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Potent images that shine a light on domestic abuse – in pictures | Art and design

Potent images that shine a light on domestic abuse – in pictures | Art and design
Potent images that shine a light on domestic abuse – in pictures | Art and design

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Lingchi, or “death by a thousand cuts”, was a particularly brutal form of execution practised in Asia in ancient times: the condemned person was tied to a post and body parts were slowly sliced off one by one. The Indian-born photographer Sujata Setia uses this barbaric practice in her series A Thousand Cuts as a potent metaphor for a different kind of brutality – domestic abuse. In collaboration with the charity Shewise, Setia spent two years photographing survivors of abuse among the UK’s south Asian community. Using saanjhi, the Indian art of paper-cutting, she makes vivid red cuts in her portraits to express her subjects’ anguish: “I wanted to show how the scars are not only external but internal,” she says. Having grown up witnessing domestic violence, Setia initially resisted turning the camera on herself. “But there came a point where I realised I had to own my own scars.” Taking her own portrait and placing it alongside the others in the series has been “absolutely the most healing process,” she says.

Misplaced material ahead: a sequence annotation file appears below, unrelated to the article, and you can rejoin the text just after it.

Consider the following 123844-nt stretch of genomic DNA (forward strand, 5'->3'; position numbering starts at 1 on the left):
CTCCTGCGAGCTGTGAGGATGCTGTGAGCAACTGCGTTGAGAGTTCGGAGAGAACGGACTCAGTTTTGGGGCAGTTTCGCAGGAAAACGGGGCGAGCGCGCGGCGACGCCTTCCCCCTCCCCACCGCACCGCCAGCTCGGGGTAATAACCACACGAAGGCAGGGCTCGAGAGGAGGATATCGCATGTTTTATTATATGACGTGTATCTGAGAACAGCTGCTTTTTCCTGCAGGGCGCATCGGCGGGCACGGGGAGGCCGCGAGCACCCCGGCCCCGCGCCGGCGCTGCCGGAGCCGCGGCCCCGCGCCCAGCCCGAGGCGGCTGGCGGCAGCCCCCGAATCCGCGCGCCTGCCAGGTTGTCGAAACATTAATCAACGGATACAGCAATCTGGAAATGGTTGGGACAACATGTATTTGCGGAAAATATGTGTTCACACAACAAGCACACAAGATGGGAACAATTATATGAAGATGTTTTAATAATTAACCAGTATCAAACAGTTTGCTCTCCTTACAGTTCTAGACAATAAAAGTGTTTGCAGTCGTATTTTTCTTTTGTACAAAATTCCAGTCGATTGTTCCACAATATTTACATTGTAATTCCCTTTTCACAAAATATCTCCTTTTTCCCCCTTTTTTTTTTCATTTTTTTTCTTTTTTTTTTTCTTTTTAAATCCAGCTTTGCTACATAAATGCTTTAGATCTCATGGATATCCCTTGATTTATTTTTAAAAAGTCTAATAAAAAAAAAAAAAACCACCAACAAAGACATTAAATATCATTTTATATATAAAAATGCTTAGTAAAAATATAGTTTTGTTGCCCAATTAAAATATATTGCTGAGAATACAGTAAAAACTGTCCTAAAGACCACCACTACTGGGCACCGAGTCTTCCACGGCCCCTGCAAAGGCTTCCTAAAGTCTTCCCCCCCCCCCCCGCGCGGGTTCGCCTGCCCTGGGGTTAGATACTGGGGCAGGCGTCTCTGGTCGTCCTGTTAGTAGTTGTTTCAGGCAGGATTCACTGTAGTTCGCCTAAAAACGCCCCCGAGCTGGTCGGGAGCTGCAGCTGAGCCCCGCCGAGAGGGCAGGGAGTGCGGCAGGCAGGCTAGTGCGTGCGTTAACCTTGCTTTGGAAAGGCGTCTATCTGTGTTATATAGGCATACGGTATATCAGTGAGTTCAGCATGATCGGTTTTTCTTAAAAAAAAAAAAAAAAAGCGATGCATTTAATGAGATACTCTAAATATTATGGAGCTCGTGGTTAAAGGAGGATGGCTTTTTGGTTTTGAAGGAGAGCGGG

Setia is the winner of the creative category of the Sony world photography awards 2024, professional competition. The 2024 awards book is available to buy at worldphoto.org. In the UK, the national domestic abuse helpline is 0808 2000 247, or visit womensaid.org.uk

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